Abba Anthony said, “Whoever hammers a lump of iron, first decides what he is going to make of it, a scythe, a sword, or an axe. Even so we ought to make up our minds what kind of virtue we want to forge or we labor in vain.”
We are all called to a life of virtue. In a sense, all virtues are related, so that developing one will help someone find themselves getting better in all other virtues. As St. Mark the Monk explained, it is one virtue which is revealed in many forms: “Just as all material wealth is one and the same but is acquired in a number of different ways, so is virtue one thing, being multifaceted in its operations.” Goodness is one because the source of all goodness comes from God, who is one. Nonetheless, we experience the virtue of goodness in many different forms, each becoming as it were, is own particular virtue which we can engage, just as we have many different ways and forms in which we come to know and experience God, each with its own name or predication which we give to God.
There are many ways we can establish lists which elucidate these virtues for us, each often coming out of a different lens by which the good is engage. For example, there is the list known as the four cardinal virtues, establishing them to be prudence, justice, fortitude and temperance. Then we can look at the so-called three theological virtues are said to be faith, hope and love. Or, we can look at the relationship between virtue and vice, seeing virtues which combat various grave sins, such as: chastity, temperance, charity, diligence, patience, kindness, and humility.
While the virtues are interconnected, so that if we improve in one it affects us and helps us in all, we still find ourselves better disposed to some forms of virtue than others. Thus, some will find charity easier, others, humility, and others, temperance or some other virtue. We should come to know ourselves and realize which virtues we have more affinity for, and which we have more difficulty engaging, so then we can discern not only where we need improvement, but also where we can start our spiritual journey towards holiness.
At times, we will need to engage those virtues we are better equipped to handle, because by doing so, we will raise ourselves out of a spiritual rut; but other times, we will have to work on those areas we find ourselves weaker, so that we can develop ourselves and protect ourselves from our greatest temptations.
Early on in our spiritual development, it is probably best to engage that which we find easiest to address, learning the techniques which are to be used in the forging of virtues. We will be able to find more what works and what does not work in regards to the development of virtue through our own experience. In the process, if we developing ourselves with the help of God, we will find ourselves being improved as a whole; this does not mean those temptations which are most likely to affect us will not affect us, but we should hopefully find some improvement even in dealing with them.
Nonetheless, there will come a time in which we will have to take a more difficult, narrow path; we will have to get to know ourselves in relation to our weaknesses and vices, and find ways to overcome those vices with their corresponding virtue. We will enter into a battle against our darkest temptations, and so to do it right, we will have to forge the right kind of virtue, the right kind of spiritual weapon, to defeat our greatest vices. By first seeing our strengths, and letting them grow and become more powerful, the holiness which they have brought to us will be able to be transferred within us and help us work out our salvation as we contend against our greatest threats to our own good, those vices which are most likely to attract us and lead us away from the fullness of the good. We should seek the peace of God within, to seek the kingdom of God within ourselves, but to do so, we will have to take it by force. It will require great work on our part. If we are gluttons, we might have to fast; if we are prideful, we will have to engage in self-emptying humility through charity. If we are impatient and quick to grow angry and abusive in our approach to others, we will have to seek patience, so that we can then let charity rule in our heart.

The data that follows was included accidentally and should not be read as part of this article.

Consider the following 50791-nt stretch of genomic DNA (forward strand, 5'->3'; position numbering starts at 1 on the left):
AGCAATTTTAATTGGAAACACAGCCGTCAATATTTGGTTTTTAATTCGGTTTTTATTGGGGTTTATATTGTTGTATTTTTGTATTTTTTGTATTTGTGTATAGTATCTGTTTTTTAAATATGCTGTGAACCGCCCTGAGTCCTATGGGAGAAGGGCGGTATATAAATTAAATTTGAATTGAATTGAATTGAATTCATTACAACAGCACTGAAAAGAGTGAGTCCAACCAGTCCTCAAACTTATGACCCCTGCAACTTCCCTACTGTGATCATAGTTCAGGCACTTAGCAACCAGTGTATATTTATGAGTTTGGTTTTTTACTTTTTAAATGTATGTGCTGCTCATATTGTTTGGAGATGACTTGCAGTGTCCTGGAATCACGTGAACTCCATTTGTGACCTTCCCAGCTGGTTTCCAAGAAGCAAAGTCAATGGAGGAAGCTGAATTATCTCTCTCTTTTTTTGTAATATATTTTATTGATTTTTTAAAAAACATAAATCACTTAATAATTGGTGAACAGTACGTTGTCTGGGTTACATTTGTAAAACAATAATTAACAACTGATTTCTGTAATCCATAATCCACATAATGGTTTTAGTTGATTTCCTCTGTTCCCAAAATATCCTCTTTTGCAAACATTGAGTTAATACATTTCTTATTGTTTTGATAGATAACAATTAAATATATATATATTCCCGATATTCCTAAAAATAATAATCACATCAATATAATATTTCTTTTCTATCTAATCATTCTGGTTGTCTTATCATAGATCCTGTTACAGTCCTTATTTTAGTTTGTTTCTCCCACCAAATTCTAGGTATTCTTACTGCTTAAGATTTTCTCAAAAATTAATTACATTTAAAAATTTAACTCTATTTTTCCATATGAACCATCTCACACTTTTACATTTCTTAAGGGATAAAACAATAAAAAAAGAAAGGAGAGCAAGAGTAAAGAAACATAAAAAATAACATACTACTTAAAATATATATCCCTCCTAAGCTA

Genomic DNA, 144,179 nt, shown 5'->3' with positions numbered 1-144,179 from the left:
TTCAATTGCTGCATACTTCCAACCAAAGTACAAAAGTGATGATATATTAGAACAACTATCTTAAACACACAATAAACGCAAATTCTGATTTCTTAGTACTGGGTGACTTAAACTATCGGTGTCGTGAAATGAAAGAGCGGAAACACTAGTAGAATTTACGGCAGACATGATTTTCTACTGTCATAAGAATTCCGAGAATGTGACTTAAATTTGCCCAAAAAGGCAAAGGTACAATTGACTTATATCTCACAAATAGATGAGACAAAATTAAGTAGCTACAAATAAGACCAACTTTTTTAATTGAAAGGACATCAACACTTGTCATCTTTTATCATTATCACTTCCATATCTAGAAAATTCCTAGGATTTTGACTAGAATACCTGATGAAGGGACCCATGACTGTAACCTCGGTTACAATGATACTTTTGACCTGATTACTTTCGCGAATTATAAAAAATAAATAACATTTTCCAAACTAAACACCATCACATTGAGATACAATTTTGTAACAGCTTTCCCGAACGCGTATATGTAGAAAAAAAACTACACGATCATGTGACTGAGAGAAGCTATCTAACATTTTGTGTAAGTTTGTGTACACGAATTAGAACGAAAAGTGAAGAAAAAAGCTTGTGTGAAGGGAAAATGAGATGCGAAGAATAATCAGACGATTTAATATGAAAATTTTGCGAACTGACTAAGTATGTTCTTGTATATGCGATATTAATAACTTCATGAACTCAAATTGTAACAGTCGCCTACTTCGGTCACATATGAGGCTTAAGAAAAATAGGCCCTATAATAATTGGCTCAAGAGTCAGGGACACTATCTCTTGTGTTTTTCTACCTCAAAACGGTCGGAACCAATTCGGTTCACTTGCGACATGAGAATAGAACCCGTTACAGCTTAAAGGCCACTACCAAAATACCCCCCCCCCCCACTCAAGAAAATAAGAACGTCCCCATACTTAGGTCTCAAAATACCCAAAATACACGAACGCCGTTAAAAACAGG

For this reason, Anthony took extra concern to remind those who would listen to him and heed his advice: know yourselves, know what you can and cannot do, know what you need to develop and when you can develop it. Focus on one particular virtue, one particular accomplishment at a time. Keep it simple and straightforward until you have accomplished your task. Do not focus on what others are doing, what they are or are not capable of doing, focus on your own spiritual progression and where you are at in your life. Not everyone is called for the same task in the world; not all are called to the perfection of the same virtue at the same time. Let people follow their proper task as you follow yours. Do not let others convince you to seek some different path, some different goal, other than the one you have set yourself to do; when you have achieved it, then it will be time to consider what it is you are to do next. Until then, focus and forge virtue the particular virtue you have started to work on within yourself. You will know when you have made a proper achievement, whereby then it will be time to move on to something else.
[IMG=A Forge Trip Hammer By William F. Durfee via Wikimedia Commons]
 The Sayings of the Desert Fathers. trans. Benedicta Ward (Kalamazoo, MI: Cistercian Publications, 1984), 8.
 Mark the Monk, “On the Spiritual Law,” in Mark the Monk: Counsels on the Spiritual Life. trans. Tim Vivian and Augustine Casiday (Crestwood, NY: St. Vladimir’s Seminary Press, 2009), 110.
 St. Antony, The Letters of St. Antony the Great. trans. Derwas J. Chitty (Fairacres, Oxford: SLG Press, 1991), 19 [Letter V].
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